I can not find a better metaphor for Canada’s housing market than this image from the movie UP! (Which is a film I highly recommend)

If you’re looking for some good reading Google “Canadian Housing Bubble” and you could fill a library with the amount of material available. There isn’t a week that goes by without some new article somewhere screaming with alarm about Canada’s precarious and overvalued housing market. I’ve written many myself, but in conversation almost everyone admits that regardless of the danger nothing seems to abate the growth in home values.

From the Globe and Mail, published May 13, 2015
The history of the average five year mortgage in Canada going back to the mid 1960s. It’s hard to believe that Canadians once paid interest rates in excess of 20% to buy a home. Today rates are at an all time low and unlikely to rise anytime soon. From the Globe and Mail, published May 13, 2015

This defying of financial gravity gives ammunition to those that doubt there is any real risk at all. The combination of low interest rates, willing banks, rising prices and an aggressive housing market has given a veneer of stability to an otherwise risky situation. Combined with the “sky is falling” talk about the house prices and it is easy to understand why many simply accept, or outright dismiss, the growing chorus of concerns about house prices.

26621859Nissam Taleb’s book “The Black Swan” highlighted that negative Black Swan events tended to be fast, like 2008, while positive Black Swan events tended to be slow moving, like the progressive improvement in standards of living since the end of the Second World War. But it would be fair to say that creating a negative event requires a prolonged period of danger creep, a period where a known danger continues to grow but remains benign, fooling many to believe that there isn’t any real danger at all.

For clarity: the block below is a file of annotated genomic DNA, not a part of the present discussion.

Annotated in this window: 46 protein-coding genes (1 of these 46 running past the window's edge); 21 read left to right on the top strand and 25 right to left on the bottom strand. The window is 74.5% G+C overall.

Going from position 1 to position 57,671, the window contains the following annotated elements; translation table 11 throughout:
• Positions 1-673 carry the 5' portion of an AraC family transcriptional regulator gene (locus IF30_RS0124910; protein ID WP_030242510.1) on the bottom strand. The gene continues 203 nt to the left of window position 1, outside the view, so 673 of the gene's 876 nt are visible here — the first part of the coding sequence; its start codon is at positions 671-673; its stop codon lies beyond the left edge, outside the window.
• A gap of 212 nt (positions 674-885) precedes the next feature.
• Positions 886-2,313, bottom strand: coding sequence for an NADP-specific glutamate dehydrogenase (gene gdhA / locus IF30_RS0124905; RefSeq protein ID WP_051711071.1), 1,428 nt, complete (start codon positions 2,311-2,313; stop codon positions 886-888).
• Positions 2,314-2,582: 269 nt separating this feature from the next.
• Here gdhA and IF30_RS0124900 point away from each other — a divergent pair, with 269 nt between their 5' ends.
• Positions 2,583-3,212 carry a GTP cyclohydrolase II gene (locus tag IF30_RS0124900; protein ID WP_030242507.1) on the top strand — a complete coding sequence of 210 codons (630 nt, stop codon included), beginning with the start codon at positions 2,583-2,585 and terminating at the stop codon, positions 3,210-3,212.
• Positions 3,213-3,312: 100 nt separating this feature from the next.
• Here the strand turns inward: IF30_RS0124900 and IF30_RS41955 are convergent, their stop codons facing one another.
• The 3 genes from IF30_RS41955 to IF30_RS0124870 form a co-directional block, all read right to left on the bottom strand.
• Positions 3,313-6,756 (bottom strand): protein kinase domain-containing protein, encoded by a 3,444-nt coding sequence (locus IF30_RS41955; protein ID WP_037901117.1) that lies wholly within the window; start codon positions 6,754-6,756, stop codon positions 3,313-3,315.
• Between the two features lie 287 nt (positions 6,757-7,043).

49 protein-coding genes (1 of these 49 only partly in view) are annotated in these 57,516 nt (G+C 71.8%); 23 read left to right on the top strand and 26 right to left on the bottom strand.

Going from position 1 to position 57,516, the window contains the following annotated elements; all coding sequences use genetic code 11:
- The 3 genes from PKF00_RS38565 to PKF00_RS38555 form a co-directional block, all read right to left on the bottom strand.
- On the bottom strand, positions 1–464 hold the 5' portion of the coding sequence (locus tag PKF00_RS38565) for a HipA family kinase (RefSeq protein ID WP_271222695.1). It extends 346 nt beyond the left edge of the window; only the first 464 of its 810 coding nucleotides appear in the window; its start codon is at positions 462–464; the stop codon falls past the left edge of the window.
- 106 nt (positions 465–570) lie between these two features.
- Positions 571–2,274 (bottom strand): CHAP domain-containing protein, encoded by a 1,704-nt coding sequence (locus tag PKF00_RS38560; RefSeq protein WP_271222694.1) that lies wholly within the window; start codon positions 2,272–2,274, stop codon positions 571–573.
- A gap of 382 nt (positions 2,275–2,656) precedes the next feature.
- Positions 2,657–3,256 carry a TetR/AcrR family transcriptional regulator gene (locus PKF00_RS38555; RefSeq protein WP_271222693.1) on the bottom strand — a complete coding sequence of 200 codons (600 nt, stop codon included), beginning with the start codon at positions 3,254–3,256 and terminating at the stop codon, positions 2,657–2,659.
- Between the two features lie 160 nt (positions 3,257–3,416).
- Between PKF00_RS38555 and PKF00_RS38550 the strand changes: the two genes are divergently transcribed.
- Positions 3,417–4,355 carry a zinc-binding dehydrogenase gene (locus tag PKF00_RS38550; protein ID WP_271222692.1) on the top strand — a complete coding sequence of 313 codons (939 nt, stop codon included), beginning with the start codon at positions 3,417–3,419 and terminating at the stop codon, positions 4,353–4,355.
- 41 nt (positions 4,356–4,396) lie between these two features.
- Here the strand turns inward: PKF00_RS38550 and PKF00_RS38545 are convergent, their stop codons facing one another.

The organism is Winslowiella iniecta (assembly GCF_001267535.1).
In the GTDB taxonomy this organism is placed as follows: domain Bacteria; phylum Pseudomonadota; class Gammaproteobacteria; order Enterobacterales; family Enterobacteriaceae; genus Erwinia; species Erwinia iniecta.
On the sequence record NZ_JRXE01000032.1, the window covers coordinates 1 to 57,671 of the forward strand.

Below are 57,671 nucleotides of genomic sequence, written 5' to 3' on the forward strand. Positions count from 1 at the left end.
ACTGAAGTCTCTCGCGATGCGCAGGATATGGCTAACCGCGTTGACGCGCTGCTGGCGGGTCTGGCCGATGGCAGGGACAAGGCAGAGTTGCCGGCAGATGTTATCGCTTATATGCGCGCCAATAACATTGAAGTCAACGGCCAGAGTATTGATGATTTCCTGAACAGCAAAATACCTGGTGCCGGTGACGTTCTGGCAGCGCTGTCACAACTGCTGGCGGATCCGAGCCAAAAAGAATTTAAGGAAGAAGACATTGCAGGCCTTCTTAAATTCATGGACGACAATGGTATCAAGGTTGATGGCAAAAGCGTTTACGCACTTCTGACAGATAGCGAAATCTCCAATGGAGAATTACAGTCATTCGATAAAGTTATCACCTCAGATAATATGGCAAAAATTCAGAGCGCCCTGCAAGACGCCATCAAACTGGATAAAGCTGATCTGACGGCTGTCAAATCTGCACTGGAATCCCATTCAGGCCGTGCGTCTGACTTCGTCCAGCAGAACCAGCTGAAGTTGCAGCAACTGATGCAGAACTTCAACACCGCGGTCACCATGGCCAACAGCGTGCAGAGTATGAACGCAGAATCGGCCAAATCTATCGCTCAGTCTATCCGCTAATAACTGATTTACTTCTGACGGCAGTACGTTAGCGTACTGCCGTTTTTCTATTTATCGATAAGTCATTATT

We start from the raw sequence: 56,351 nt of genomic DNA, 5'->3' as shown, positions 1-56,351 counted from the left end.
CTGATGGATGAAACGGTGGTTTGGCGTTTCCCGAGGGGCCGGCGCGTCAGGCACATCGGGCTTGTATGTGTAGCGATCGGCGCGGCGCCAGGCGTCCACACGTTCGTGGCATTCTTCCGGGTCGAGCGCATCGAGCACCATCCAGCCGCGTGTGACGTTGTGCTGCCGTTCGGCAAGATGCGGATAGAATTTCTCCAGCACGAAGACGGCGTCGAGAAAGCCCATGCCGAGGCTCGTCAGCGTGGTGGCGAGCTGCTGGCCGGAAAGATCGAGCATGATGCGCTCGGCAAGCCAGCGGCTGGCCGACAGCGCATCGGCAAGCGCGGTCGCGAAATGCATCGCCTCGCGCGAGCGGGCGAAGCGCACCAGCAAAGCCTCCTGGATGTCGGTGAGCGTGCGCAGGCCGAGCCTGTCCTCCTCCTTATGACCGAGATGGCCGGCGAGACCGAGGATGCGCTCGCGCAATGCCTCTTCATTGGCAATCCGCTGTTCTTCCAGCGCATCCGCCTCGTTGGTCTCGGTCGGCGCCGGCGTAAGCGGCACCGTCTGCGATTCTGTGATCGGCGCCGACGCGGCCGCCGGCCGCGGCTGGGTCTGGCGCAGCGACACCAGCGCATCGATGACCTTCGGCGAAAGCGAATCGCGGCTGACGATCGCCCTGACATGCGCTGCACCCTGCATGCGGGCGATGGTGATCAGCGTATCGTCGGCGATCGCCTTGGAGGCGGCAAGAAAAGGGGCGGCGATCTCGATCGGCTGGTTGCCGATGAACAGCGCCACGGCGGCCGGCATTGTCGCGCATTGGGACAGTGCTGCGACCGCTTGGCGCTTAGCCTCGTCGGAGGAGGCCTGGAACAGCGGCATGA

I would argue we are living in such a period now. The housing market is continuing to grow more precarious and many Canadians are finding that their own financial well being is connected to their home’s appreciating value. Between large mortgages and HELOCs, Canadians are deeply indebted and need their home prices to continue to inflate to offset the absurd level of borrowing that is going on.

As an example of how the “danger creeps” have a look at this article from last week’s Globe and Mail which highlights a young couple living in Mississauga with a burdensome debt and an unexpected pregnancy. They are classified as some of the “most indebted” of Canadians; house rich and cash poor. By their own estimates they are over budget every month and 100% of one of their incomes goes exclusively to pay the mortgage, stressful as that is they aren’t worried. It may seem irresponsible on their part to buy such a home, but they couldn’t do it if there weren’t many others complicit in making such a bad financial arrangement. Between lax rules from the government, a willing lending officer and well intentioned families that help out, it turns out that creating a financially fragile family takes a village.